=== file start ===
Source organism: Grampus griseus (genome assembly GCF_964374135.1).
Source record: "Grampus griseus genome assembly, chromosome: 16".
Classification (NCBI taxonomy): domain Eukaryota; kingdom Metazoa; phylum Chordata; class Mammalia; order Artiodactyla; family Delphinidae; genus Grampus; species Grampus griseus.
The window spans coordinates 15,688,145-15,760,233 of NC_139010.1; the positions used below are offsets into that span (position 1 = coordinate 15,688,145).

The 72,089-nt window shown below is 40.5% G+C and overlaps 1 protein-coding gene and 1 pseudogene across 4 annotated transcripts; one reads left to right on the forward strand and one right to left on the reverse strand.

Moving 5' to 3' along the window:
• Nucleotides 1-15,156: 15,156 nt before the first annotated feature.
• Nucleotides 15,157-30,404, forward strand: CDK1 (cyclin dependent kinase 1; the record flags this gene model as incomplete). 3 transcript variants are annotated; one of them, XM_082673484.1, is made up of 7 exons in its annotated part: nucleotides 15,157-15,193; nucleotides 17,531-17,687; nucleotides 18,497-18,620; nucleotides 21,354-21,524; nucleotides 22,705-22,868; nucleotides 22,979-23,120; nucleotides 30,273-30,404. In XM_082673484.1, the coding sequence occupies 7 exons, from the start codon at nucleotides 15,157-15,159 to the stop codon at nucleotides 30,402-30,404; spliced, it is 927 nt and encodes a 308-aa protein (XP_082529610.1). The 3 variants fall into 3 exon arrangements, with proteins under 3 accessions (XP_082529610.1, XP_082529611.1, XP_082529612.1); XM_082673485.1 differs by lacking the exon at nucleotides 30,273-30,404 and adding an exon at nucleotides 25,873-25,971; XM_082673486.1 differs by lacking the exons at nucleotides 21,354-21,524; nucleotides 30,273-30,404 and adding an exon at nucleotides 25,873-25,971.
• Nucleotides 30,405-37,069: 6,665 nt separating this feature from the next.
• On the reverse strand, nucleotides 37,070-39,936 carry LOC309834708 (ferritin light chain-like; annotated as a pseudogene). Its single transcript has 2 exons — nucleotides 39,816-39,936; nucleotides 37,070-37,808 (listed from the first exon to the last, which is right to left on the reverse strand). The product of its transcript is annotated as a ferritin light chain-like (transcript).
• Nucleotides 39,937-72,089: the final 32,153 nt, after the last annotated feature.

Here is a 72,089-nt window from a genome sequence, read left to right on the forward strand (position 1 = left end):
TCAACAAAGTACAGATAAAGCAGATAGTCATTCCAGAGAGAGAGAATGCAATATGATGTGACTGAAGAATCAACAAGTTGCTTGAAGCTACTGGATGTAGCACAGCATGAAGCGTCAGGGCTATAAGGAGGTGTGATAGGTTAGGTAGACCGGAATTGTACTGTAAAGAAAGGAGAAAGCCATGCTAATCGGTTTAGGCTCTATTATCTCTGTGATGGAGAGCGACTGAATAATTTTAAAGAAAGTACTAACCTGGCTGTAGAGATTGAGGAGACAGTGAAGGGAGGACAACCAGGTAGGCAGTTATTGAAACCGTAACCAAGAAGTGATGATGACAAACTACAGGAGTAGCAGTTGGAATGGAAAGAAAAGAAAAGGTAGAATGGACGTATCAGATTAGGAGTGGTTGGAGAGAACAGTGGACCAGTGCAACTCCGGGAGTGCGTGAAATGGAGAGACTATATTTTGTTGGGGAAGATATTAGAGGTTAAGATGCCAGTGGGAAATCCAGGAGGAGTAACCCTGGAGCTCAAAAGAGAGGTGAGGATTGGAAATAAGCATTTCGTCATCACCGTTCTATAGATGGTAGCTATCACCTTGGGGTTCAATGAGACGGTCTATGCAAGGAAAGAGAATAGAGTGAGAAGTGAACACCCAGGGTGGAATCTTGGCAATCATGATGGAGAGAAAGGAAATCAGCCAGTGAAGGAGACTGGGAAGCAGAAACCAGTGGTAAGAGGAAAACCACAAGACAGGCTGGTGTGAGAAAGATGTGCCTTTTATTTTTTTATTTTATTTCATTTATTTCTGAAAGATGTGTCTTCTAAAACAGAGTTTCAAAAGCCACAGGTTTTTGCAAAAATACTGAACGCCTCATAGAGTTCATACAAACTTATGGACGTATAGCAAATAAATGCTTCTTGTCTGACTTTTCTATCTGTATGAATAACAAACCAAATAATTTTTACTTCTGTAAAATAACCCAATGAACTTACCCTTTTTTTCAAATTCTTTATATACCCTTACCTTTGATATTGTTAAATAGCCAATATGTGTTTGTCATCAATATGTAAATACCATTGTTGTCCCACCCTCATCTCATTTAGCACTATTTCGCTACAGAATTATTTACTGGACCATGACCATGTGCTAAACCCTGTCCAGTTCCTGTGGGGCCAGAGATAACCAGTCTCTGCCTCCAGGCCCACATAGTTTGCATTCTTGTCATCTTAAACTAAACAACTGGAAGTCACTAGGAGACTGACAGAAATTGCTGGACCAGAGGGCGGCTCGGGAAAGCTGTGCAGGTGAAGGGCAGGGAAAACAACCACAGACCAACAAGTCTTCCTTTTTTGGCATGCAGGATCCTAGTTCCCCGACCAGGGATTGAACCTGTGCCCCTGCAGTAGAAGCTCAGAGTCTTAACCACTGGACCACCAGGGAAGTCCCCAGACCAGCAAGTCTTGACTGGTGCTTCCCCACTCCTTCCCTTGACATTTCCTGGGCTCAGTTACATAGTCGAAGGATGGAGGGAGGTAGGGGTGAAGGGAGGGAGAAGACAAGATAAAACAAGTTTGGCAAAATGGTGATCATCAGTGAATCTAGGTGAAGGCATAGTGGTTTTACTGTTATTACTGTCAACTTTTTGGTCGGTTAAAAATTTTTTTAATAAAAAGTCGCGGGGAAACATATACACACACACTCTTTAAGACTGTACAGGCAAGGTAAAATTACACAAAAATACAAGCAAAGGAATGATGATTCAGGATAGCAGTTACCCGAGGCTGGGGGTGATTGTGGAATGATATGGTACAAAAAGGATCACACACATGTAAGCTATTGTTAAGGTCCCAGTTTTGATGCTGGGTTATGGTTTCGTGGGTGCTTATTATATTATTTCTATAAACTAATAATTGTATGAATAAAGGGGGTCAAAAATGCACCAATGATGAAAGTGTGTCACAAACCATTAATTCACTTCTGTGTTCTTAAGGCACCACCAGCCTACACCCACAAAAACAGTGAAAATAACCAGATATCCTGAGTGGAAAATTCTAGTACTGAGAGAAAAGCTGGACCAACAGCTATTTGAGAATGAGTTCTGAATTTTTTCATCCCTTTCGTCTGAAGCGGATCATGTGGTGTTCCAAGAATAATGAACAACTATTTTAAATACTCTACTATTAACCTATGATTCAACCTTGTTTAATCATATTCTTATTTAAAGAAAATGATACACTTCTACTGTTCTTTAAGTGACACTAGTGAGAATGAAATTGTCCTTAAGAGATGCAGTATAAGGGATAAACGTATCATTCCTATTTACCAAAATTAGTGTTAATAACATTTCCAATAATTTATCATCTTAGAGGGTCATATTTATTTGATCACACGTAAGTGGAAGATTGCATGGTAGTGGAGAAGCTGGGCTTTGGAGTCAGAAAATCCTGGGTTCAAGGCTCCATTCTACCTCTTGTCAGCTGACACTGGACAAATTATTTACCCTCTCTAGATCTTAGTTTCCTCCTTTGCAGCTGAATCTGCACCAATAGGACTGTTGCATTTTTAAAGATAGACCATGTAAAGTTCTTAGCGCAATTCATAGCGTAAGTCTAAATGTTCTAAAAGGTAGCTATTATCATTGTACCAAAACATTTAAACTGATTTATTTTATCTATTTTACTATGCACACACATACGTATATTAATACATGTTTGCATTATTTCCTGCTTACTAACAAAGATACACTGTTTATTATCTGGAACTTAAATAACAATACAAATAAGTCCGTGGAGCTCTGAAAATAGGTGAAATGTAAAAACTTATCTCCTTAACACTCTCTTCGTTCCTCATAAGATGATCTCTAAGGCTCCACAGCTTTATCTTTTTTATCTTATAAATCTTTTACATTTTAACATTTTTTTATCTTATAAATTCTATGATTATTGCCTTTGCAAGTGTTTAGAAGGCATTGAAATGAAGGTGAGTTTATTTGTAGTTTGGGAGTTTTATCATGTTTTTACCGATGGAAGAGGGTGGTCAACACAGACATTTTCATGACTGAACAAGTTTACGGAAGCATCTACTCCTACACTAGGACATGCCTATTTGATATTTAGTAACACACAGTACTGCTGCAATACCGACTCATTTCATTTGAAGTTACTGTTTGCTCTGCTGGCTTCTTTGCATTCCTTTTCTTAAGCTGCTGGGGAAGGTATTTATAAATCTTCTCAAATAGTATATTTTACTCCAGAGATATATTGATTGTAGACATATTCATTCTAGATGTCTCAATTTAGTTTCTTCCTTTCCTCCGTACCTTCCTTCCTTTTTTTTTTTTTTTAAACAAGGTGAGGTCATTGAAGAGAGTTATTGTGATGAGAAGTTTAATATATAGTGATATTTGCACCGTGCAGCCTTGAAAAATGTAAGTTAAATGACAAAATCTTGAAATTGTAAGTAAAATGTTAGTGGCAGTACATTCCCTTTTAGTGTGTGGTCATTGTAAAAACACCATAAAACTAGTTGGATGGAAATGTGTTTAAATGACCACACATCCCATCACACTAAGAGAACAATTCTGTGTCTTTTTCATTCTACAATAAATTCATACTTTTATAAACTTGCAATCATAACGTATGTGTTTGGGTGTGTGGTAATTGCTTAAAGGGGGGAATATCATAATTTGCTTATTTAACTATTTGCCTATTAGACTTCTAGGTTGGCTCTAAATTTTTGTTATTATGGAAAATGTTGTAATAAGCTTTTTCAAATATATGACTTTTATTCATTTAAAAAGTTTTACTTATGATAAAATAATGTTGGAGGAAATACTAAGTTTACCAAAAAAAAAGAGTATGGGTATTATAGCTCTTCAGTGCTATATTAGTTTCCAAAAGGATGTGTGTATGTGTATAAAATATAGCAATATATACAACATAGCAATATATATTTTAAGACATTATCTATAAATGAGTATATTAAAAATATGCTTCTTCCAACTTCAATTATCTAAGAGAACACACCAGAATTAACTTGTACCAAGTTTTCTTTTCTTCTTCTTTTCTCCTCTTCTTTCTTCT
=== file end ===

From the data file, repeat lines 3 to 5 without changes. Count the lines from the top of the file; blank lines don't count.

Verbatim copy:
Classification (NCBI taxonomy): domain Eukaryota; kingdom Metazoa; phylum Chordata; class Mammalia; order Artiodactyla; family Delphinidae; genus Grampus; species Grampus griseus.
The window spans coordinates 15,688,145-15,760,233 of NC_139010.1; the positions used below are offsets into that span (position 1 = coordinate 15,688,145).

The 72,089-nt window shown below is 40.5% G+C and overlaps 1 protein-coding gene and 1 pseudogene across 4 annotated transcripts; one reads left to right on the forward strand and one right to left on the reverse strand.